‘Context is King’ a Favourite for NFP Leader
13 October 2014 at 10:11 am
Prior to joining Mission Australia in 2008 Kylee Bates worked for the Department of Prime Minister and Cabinet on Indigenous policy, and held various policy and program roles with the Department of Families, Housing, Community Services and Indigenous Affairs,
Bates was Deputy CEO of Volunteering Australia, between 2003 and 2007 and was recently elected World President of the International Association for Volunteer Effort (IAVE).
Bates is this week's Changemaker.
What are you currently working on in your organisation?
Right now I have two rather busy jobs – one paid and the other unpaid.
My ‘day’ job as State Director, Mission Australia for Victoria and South Australia has a focus on delivering a range of services across employment, community, early learning and social enterprise to disadvantaged Australians.
By night, I moonlight as the recently elected volunteer World President of the International Association for Volunteer Effort (IAVE) which is a global membership organisation committed to promoting, strengthening and celebrating volunteering worldwide. I say ‘by night’ because due to time zone differences much of my work in calls and emails happens after dinner.
With our Australian partner, Volunteering Australia, we just hosted a very successful 23rd World Volunteer Conference on the Gold Coast, so with that now behind me I am focused on IAVE’s current advocacy agenda of gaining recognition for the role of volunteers in the achievement of the Sustainable Development Goals that it is hoped the UN will sign up to in 2015. To support our global call to action you can sign up here.
How long have you been working in the Not for Profit sector?
I’ve just passed a cumulative of 12 years’ experience in the Not for Profit sector – interspersed with some time back in the Commonwealth Government.
What was your first job in the Not for Profit Sector?
My first paid role in the Not for Profit Sector was with Volunteering Australia when I was seconded to work there, from Government, for the International Year of Volunteers in 2001. To misquote a famous TV commercial ‘I liked it so much, I never went back’.
What is the most rewarding part of your work?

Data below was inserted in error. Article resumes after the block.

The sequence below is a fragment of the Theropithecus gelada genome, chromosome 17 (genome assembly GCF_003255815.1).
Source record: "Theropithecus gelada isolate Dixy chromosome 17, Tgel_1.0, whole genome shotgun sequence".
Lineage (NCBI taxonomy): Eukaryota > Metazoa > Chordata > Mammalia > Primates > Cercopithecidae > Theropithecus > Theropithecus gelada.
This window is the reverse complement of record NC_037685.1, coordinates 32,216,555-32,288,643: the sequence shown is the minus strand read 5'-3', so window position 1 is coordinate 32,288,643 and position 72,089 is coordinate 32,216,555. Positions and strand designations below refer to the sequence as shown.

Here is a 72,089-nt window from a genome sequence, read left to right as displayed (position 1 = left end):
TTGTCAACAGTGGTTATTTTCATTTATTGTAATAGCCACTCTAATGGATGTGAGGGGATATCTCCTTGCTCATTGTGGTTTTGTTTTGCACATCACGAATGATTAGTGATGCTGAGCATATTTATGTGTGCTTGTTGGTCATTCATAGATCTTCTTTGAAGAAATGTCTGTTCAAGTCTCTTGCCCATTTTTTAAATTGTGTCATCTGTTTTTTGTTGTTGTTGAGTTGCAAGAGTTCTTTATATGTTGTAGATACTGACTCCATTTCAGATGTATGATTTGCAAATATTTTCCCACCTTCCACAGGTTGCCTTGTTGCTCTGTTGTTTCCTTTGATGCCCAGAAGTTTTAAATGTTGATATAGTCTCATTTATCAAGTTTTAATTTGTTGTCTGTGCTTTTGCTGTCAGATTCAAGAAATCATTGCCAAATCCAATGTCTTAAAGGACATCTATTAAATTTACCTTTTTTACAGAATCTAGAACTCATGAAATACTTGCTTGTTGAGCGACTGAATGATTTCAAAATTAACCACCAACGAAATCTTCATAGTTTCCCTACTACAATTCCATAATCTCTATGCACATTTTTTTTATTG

I love the mix of things I get to do through the two roles I have: visit and engage with the frontline services of Mission Australia and the amazing work our passionate staff do in local communities that helps move people to independence; draw on our service delivery experience to inform Mission Australia’s policy and advocacy work; working on innovative projects such as the two social enterprises (Charcoal Lane and Synergy Repairs) we operate in Victoria and connecting globally with leaders in volunteering around the world to influence how volunteering is viewed and supported by organisations, Governments and business. I am very lucky.
I consider my greatest achievement to be…
Actually, it would probably be learning to walk – several times. Having been born with brittle bones and doctors suggesting to my parents at the time that I ‘may never walk’ it was only after breaking my femur 5 times and having to learn to walk yet again after weeks of traction that I realised that most of the time it was something I took for granted… and should not.
I suspect I say “context is king” far too often. However I’ve learned that so much of what people think and say is determined by the information that is before them and the context they are operating in.
If each of us wish to better understand what drives others, as well as make more considered and informed decisions, we need to think about, understand and appreciate the wider context in which we and others operate. In essence, it’s about the message that Atticus Finch in To Kill a Mockingbird tried to teach us ‘seek first to understand’
What are you watching/reading at the moment? Why?
I am a binge-watcher of television series but have many to catch-up on. . I am an avid fan of crime fiction and drama so I’m always impressed when there are new takes on old ideas, so True Detectives and The Killing have priority viewing at the moment.
I’m reading Hilary Clinton’s most recent autobiography. Why? I think she’s a fascinating person and has managed a lot of very complex relationships – both domestically and internationally.